Restoring a classic car requires time, patience, a garage or space, the right tools and, of course, a bit of skill. It is a labour of love. The process becomes a rewarding experience when you stand back and admire your handiwork, show it at an exhibit, or even sell it for a profit. Before that, however, is sheer hard work.
Sourcing classic car parts is a challenging and stressful part of the restoration journey. You would most likely end up needing parts that are difficult to find and, even if found, might cost a chunk of money.
How Do I Choose a Classic Car to Restore?
Finding the perfect car is the ultimate groundwork of the classic car restoration journey. Choosing a car that you can restore to a top-rated standard while keeping cost on the low is a juggling act. So, shop around. While you’re at it, get advice from fellow classic car lovers in forums like Old Classic Car.
There are numerous sites dedicated to selling various brands of classic cars in need of renovation. Wherever you choose to buy from, be sure to vet the vehicle you are buying before agreeing to purchase it.
Ask this question as a guide: How easy (or difficult) will it be to restore? While it is possible to replace all parts and fix all problems, the cost could be massive. This is a restoration project. So, you're not supposed to be looking for a perfect car. But, the more in shape a vehicle is, the better for your bank account.
How Long and How Much Would It Cost?
The amount of work to be carried out on the car will determine the cost of the project both in time and monetary terms. Be ready to give as much time as needed. Make sure you can fully concentrate on the project.
As per cost, an average classic car restoration project could cost anywhere between $25,000 and $70,000, including the car purchase and the price of tools and parts needed. Again, this is just a benchmark. The project could cost more or less depending on which car you buy and how much work is required to complete the restoration. Ultimately, you'll have to set a budget and find a car that suits your budget.
Piece of advice: Choose a car that you feel enthusiastic about. You’re going to be investing a whole lot of energy into it, and your enthusiasm will provide the needed driving force to sustain you through the long process.
Where Do You Find Parts for A Classic Car Restoration Project?
Due to possible rarity, finding classic car parts can be an uphill task. Fortunately, there are several ways to go about it, even at a get-away price:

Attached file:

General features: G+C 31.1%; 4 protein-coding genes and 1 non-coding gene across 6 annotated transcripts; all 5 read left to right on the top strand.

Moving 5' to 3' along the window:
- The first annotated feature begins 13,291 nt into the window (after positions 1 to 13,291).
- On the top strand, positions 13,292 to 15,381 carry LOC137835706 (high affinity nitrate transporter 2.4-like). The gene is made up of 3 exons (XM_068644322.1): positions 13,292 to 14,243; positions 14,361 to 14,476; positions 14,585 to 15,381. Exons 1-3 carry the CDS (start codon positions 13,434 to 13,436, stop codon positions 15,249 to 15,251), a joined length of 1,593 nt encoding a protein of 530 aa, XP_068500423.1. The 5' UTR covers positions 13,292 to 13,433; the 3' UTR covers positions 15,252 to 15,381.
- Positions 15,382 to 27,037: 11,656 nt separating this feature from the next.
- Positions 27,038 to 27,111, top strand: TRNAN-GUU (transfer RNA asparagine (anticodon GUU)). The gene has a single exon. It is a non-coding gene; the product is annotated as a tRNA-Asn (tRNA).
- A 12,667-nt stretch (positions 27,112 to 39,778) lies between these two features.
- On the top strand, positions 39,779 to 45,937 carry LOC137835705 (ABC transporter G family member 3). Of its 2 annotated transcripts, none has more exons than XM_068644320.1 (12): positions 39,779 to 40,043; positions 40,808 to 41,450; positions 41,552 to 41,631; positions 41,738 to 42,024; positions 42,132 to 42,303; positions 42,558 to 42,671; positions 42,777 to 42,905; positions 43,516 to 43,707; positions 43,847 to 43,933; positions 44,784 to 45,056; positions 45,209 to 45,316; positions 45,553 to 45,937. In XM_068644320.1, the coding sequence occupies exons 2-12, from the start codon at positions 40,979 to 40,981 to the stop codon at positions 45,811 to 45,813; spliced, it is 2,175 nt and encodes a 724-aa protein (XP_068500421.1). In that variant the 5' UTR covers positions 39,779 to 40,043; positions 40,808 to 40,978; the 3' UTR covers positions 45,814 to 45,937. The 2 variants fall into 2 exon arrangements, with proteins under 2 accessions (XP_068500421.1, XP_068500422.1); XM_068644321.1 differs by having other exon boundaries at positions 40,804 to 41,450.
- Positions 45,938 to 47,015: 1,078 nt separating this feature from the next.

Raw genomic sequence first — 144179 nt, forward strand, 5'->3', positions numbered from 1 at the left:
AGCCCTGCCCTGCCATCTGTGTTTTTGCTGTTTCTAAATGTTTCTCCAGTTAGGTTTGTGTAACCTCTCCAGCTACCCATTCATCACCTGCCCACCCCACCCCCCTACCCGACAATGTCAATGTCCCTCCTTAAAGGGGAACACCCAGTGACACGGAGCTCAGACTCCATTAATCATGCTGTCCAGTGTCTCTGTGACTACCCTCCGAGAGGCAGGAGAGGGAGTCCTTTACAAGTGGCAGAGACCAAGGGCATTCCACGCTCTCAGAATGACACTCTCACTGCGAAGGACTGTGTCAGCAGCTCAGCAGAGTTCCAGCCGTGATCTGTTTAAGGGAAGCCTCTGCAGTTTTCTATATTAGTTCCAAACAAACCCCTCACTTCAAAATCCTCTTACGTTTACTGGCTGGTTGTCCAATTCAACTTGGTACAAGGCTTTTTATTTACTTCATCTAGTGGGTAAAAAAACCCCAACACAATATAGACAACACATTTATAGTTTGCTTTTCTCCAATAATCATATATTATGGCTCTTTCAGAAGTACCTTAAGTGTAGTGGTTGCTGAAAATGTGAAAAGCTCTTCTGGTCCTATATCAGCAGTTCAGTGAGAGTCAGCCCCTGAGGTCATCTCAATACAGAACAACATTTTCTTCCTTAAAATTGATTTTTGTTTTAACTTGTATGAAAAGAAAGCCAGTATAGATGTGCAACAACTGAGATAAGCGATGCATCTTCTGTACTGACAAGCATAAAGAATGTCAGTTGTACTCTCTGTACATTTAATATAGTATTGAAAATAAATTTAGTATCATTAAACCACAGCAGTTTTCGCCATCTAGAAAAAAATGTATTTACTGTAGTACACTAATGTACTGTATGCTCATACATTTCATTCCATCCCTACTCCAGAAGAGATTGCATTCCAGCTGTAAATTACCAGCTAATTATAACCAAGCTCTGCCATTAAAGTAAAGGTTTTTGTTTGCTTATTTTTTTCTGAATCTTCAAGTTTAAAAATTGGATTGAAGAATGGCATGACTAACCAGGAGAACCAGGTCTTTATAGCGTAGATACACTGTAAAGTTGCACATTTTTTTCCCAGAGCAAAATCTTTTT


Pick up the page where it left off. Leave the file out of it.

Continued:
1. Online forums
Since you're not the first person to take up the task of restoring a classic car, you can learn from those who have been down this long and curvy road before you. Search the internet – punch in your car make and model ending with the word “forum” on any search engine, then thank me later.
2. Classic car magazines
This is also a great place to go, even for how-to advice directly from professionals. Most magazines have searchable databases of part vendors.
3. Wrecking services, salvage yards and auto body shops
Wrecking services, and sometimes mechanics, keep a stash of crucial parts they come across in their day-to-day jobs, and this includes classic car parts. Get on the phone, look up wrecking services, salvage yards and auto body shops. Remember, people know people.
4. Classic car owners clubs and organisations
This is the on-ground version of online forums. These are groups of classic car owners and people with the same interests as you. It's a perfect place to talk about the parts you have and ask about the ones you need.
5. Online dealers and auctions
With a quick search engine query, you can instantly connect with hundreds of dealers with searchable databases of classic car parts. Punch in your make, model, year and a short description of the part you are looking for, and you can have it delivered in the space of a few days.
6. Carpart auto part finder
Carpart is one online hub that helps you connect with hundreds of car part sellers from all over Australia. You only need to fill out one form instead of searching multiple sellers’ websites one by one. Those who have the classic car part you need will then contact you with their most competitive quotation; thus, you get to choose the seller with the best offer. If you have a particular part in mind, you may try sending a request to Carpart now.
What Tools and Equipment Would I Need?
Knowing which tools to buy and hire beforehand can help you get a grip of your budget. Here is a list of tools you're likely to need throughout the project:
- Sheet metal scissors
- A drill and bits
- Sockets and a wrench
- Electrical tools (air compressor, meters)
- Floor Jack
- Wire brushes
- Engine crane and stand
- Jack stand
- Welding machine
Finally, you have to realise that classic car restoration is a highly technical undertaking. I recommend that the whole restoration project be done under the supervision of an expert car restorer. Although some of the tasks involved can easily be completed by a beginner, having someone to turn to when you run into any hiccups makes the process easier. The supervision I speak of may not necessarily be the on-site type. It could come from other car enthusiasts from online restoration forums and online project car clubs.
By Damilare Olasinde